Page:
Technology / Facebook ‘pauses’ WhatsApp data sharing in UK during ICO investigation

Facebook ‘pauses’ WhatsApp data sharing in UK during ICO investigation

Facebook has "paused" plans to share data from WhatsApp in the UK after intervention from the Information Commissioner's Office (ICO).

The technology firm plans to harvest data from its messaging app and share it with its social network for advertising and product improvement purposes, but it has agreed to suspend this while the watchdog investigates whether it is compliant with UK data protection laws.

"I had concerns that consumers weren’t being properly protected, and it’s fair to say the enquiries my team have made haven’t changed that view," information commissioner Elizabeth Denham wrote in a blog post.

"I don’t think users have been given enough information about what Facebook plans to do with their information, and I don’t think WhatsApp has got valid consent from users to share the information. I also believe users should be given ongoing control over how their information is used, not just a 30-day window."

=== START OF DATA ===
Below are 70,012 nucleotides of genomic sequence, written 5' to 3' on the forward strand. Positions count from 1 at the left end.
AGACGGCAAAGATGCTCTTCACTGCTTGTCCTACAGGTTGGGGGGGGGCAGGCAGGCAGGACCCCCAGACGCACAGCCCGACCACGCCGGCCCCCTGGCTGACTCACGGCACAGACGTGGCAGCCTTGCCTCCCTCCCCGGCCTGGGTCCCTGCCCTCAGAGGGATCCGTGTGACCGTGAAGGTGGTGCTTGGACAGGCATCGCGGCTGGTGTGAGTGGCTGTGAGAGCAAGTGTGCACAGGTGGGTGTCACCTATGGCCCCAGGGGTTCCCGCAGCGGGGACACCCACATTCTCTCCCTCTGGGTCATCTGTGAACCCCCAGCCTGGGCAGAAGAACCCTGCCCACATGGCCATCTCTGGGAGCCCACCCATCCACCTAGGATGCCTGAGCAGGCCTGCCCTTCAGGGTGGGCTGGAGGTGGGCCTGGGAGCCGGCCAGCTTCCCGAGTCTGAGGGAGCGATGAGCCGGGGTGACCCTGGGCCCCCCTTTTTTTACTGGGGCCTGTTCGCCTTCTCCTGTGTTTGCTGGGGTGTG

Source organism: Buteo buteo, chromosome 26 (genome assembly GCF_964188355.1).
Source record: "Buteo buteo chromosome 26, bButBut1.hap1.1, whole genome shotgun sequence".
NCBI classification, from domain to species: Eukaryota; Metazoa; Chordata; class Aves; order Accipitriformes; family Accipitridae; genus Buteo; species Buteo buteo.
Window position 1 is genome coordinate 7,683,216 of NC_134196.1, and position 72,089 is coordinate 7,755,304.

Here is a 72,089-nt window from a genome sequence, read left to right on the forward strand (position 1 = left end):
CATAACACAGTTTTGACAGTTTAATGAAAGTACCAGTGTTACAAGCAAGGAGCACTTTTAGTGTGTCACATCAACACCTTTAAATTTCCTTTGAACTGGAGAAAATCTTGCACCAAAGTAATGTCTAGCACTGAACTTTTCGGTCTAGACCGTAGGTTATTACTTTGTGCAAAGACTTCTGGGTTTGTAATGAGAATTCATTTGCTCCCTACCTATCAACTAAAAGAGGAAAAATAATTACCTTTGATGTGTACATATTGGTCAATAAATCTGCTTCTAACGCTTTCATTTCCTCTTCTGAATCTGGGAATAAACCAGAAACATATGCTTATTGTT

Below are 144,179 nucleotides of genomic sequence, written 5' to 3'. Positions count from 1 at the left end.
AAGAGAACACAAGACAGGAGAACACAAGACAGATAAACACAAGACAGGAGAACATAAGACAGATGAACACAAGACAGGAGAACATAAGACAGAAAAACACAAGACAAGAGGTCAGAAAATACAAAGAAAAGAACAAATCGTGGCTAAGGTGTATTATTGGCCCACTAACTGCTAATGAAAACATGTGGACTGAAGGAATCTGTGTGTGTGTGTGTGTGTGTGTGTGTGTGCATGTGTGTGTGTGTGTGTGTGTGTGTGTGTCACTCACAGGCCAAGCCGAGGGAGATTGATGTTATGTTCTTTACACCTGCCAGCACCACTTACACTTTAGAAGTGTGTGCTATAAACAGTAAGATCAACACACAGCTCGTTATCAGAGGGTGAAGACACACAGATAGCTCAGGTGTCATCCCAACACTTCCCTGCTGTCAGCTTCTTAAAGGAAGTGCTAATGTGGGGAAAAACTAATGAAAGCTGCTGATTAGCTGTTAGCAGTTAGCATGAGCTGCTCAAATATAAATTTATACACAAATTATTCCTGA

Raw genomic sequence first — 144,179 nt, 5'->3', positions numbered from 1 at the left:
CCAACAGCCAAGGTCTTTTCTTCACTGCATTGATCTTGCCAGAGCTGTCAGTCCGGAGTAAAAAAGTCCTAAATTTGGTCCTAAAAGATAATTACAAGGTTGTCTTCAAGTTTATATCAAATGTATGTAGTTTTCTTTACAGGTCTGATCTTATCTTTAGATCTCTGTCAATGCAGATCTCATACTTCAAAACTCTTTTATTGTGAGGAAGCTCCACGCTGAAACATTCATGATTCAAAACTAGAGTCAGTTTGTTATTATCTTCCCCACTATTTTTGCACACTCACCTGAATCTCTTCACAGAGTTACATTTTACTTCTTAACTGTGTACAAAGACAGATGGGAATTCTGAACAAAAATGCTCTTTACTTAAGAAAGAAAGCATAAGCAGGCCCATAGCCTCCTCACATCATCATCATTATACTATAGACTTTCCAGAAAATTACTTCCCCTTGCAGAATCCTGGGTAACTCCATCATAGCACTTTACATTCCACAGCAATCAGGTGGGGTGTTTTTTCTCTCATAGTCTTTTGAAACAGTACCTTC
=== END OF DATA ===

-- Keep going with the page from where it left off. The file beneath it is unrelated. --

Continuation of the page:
She added that it is important that consumers have control over their own information, even when they use free services like Facebook and WhatsApp.

The ICO has asked the company to sign an undertaking to commit to “better explaining to customers how their data will be used” and “giving users ongoing control over that information”, she explained in the post.

“We also want individuals to have the opportunity to be given an unambiguous choice before Facebook start using that information and to be given the opportunity to change that decision at any point in the future,” Denham said.

“We think consumers deserve a greater level of information and protection, but so far Facebook and WhatsApp haven’t agreed. If Facebook starts using the data without valid consent, it may face enforcement action from my office.”

She added that the ICO is working with other data protection authorities, including the Irish Data Protection Commissioner, to tackle this issue.

For more information, see the ICO’s blog.

Photo © Jan Persiel (CC BY-SA 2.0). Cropped.



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